The colour of Russian money part 21: Gene Zolotarev, Parex’s Golden Boy
The boyish, chubby figure in sunglasses in the linked in photo smiles against a backdrop of the American flag, his shirt buttons open to expose his chest. He looks like a straight talking all American guy. But Gene Zolotarev who now runs a Swiss investment firm was born in Estonia and is the former Vice chairman of Parex Bank which collapsed in 2008. Zolotarev, whose name derives from the Russian word for gold, claims now that he had no idea that the bank would go belly up. In an article in the Baltic Times, a publication which he also owns, in September 2010 he stated that “almost everyone I meet asks me if I and my team (most of who resigned at the same time) knew the bank would collapse. Of course not. But we certainly knew the storm was coming and, perhaps, better than others, understood its impact on the markets, banks and lives of ordinary people of the Baltic Tigers.” He bailed from the bank in February 2008 as he cheerfully admits “just before the crisis… leaving unsuspecting commercial bankers and regulators to deal (unsuccessfully) with the liquidity crunch, leading to bank collapse, currency collapse, regional financial and social catastrophe.”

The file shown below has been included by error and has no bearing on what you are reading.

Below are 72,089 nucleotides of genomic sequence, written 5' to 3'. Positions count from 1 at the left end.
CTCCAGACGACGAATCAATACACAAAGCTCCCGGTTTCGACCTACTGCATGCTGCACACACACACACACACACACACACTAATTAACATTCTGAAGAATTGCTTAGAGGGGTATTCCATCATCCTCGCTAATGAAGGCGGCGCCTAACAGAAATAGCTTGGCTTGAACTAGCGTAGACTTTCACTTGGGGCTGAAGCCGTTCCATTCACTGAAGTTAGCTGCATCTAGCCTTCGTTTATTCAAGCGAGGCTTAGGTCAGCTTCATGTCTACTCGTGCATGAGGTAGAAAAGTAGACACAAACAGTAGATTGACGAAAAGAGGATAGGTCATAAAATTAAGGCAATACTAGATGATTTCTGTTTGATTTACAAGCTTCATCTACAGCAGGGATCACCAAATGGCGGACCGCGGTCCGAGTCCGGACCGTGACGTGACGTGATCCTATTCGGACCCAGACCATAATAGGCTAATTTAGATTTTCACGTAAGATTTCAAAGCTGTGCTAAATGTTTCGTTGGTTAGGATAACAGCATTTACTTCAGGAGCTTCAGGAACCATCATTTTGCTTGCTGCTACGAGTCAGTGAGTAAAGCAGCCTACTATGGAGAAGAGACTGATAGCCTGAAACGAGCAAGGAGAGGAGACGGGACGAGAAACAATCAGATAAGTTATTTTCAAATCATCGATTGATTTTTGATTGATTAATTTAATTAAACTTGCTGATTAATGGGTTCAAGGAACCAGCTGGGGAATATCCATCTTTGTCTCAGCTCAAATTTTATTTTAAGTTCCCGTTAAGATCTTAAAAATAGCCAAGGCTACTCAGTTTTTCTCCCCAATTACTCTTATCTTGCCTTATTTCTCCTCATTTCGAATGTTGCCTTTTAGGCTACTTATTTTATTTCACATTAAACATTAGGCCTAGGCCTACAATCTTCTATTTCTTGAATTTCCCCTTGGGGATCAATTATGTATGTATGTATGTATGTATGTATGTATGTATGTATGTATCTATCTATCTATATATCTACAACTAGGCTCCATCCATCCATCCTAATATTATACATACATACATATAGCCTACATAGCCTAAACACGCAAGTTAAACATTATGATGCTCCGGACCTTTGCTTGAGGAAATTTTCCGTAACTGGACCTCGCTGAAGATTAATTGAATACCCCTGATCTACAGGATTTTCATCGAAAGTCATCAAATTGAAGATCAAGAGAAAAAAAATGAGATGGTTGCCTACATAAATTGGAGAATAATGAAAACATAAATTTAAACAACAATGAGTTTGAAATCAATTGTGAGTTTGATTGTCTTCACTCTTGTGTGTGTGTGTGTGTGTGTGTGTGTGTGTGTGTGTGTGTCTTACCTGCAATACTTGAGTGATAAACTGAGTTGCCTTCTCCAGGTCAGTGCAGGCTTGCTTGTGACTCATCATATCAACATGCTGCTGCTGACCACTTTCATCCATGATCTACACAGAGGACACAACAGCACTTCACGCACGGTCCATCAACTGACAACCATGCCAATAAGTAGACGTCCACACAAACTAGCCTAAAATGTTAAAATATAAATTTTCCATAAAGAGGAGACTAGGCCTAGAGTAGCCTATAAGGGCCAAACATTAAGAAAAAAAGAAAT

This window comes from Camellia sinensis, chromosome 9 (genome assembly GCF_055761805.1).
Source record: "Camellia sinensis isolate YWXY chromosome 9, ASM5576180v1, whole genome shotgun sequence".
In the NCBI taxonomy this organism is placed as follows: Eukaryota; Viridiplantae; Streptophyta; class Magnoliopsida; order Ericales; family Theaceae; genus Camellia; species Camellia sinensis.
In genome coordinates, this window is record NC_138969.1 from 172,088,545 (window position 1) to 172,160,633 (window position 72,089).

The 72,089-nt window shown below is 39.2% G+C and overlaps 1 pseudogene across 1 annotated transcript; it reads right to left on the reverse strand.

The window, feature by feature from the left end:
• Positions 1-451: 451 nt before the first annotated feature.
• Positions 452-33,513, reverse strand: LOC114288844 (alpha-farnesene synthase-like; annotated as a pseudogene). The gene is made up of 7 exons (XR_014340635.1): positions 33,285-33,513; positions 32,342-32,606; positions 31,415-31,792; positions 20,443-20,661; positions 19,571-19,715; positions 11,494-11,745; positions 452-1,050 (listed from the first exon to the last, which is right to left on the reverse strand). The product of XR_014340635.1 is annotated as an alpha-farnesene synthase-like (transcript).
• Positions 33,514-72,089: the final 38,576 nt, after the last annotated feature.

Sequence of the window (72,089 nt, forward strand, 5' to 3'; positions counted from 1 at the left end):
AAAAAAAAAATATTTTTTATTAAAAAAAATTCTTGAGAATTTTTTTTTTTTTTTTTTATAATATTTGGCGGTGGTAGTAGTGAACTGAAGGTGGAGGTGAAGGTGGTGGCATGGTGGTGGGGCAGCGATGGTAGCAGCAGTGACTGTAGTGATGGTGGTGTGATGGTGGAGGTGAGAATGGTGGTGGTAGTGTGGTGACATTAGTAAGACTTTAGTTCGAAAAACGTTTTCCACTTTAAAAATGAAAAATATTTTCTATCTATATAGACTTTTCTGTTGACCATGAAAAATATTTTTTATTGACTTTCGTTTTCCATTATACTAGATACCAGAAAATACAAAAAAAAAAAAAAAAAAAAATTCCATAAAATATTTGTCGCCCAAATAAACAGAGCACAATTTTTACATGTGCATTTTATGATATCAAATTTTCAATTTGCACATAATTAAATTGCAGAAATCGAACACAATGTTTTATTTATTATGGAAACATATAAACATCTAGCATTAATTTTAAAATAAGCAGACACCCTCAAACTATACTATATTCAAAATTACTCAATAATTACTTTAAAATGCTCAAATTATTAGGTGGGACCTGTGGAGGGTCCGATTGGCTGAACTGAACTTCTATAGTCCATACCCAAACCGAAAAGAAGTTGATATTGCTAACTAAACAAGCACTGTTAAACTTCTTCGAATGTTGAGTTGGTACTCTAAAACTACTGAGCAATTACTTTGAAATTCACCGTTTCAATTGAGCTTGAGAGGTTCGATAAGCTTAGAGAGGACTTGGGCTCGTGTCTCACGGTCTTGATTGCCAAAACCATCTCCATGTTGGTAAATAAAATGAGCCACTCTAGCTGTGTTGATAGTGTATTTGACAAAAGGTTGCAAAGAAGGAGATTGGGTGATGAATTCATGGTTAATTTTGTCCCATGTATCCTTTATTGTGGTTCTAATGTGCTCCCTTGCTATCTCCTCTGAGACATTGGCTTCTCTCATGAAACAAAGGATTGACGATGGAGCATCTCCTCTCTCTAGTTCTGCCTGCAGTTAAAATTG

However Zolotarev, certainly understood the bank’s questionable balance sheets and its weak financial position. On 18 August 2003 he hit the send button on an e mail that revealed the bank’s financial statements were fraudulent. The message was a grudging acknowledgement that Parex must admit to its links with firms that were its “de facto subsidiaries” to the regulator. John Christmas, one of the recipients of the e mail, would ultimately blow the whistle on the bank’s fraudulent activities. He notes that “the e mail shows that all four vice presidents and the head of accounting knew that Parex’s financial statements were false. The bank did not have permission to own some of these firms. They were funded with loans from Parex that were accounted for as loans to unrelated parties. The total volume of these loans was greater than the bank’s equity.”